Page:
The Upside of the Downside

airship

© Vadim Voitekhovitch – Found at Deviant Art

Three times before, eighteen-year-old Keisha Davis had been transported into an alternate universe. For her, only a year passed between each transition, but in the world where the Covington family had become her own, each leap put her twenty years into their future.

Standing inside her Grandpa’s workshop located at the edge of her small, northern California town, she stared into the vastness of the converted warehouse. The first time she saw it when she was fifteen, she didn’t understand why he had built such an eclectic collection of odd technologies, but now it was painfully clear. Each one was a doorway.

“Grandpa, I know why you did this to me. Cancer took you too soon or you discovered the other world too late. Either way, you were never able to take on the missions yourself. You knew I would be the only one who’d understand what you needed and what kind of help that strange alternate Earth needed. Now it’s like your ghost is telling me I can’t go back again, not to him anyway, not where and when he lives in Atomworld.”

Keisha had gotten messages from the radio of a 1935 Ford Sedan, but one that could drive and fly without anyone at the wheel, as well as a crazy looking spacesuit helmet, but nothing that NASA would ever have recognized. The African-American college freshman entered the Victorian-age airship named “Graceful Delight” for the second time in a day, but before that, she hadn’t touched it in three years. She had been launched into her first adventure in this vessel, and met the alternate and younger Isaiah Covington and his family in a place she called “Steamworld.”

Last night she’d been studying in the workshop at Grandpa’s old desk when she heard the wireless aboard the Delight unexpectantly crackle to life. She climbed into the gondola, adjusted the frequency, and received a message in old Morse code from a man she thought long dead.

An atrocity was about to occur halfway around the world and a universe away, and Isaiah Covington once again needed her help. She’d waited twenty-four hours so she could check the history of analogous events in her own reality. It fit all too well. For her, the Armenian genocide happened over a century ago, but in Isaiah’s world, it was still days away.

Once again, she had to cross the dimensional barrier between their quantum universes, and turn that crazy steam-driven downside history upside again. But how could she face the Covingtons knowing everything that was going to happen to them over the next forty years of their timeline, including the fact that she was destined to fall in love with Isaiah’s grandson?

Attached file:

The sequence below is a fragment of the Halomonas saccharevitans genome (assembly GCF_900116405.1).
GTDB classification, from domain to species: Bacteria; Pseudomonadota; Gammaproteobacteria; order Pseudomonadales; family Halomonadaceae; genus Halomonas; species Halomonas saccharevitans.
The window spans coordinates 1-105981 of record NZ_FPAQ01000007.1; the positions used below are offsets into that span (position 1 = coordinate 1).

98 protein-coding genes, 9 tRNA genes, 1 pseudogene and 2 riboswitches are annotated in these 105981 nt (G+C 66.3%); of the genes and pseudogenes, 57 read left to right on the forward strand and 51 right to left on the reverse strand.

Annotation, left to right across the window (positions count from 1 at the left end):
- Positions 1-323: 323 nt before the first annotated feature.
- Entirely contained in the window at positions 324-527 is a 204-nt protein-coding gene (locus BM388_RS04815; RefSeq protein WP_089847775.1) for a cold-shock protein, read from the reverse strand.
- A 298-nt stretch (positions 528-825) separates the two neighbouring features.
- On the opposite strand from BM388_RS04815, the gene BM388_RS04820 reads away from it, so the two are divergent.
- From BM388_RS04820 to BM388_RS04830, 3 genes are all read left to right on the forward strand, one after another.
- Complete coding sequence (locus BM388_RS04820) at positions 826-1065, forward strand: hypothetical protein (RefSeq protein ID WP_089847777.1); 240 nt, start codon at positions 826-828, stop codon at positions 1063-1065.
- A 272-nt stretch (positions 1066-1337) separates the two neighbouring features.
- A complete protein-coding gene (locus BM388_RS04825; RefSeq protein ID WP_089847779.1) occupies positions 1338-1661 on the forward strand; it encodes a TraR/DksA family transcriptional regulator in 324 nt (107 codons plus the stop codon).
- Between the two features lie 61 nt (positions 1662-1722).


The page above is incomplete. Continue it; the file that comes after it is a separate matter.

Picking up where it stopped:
I wrote this for the Sunday Writing Prompt – Select a Heading challenge hosted at Mindlovemisery’s Menagerie. Today, anyone who wants to participate needs to select a title from the list presented and use it as the prompt to craft a poem, short story, or some other creative work. Obviously, I chose, “The Upside of the Downside.”

If you are a regular reader of this blog, you know Keisha Davis from her current Steampunk adventures, but I plan other, future excursions for her based on Dieselpunk and Atompunk.

But let’s say these turn into a great trilogy of novels, and after the third one, people still want to read more about Keisha? What to do, keep projecting her forward in alternate time? That might get messy. However, an equally messy alternative presents itself. She could enter the alternate world in between the original times she’s visited. Yes, that presents horrible continuity problems, and I’d have to pay attention to the details, but it would be interesting.

I know, I’m being arrogant. I haven’t sold even one short story yet, so who’s to say I can create a commercially popular novel? Oh well. Guess I’ll find out one way or the other.

Oh, yesterday, I wrote a piece of flash fiction referencing the 1915 Armenian genocide. Since my “Steamworld” is more or less set around 1915, I thought it would be interesting if crusader Isaiah Covington once again pressed Keisha, now age 18, into service to help him stop it from ever happening using Steampunk technology.

I may never write this, but it’s an interesting thought.

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5 thoughts on “The Upside of the Downside

  1. Thanks, James for your thoughts. As I read I thought it would be a terrible situation to be in knowing the future and being powerless to do much about it.

    Like

  2. Consider that the author of Harry Potter was rejected by many publishers and was only published because the child of one of the publication company wanted to read the rest of a Harry Potter story; so you may have a success on your hands……

    Like

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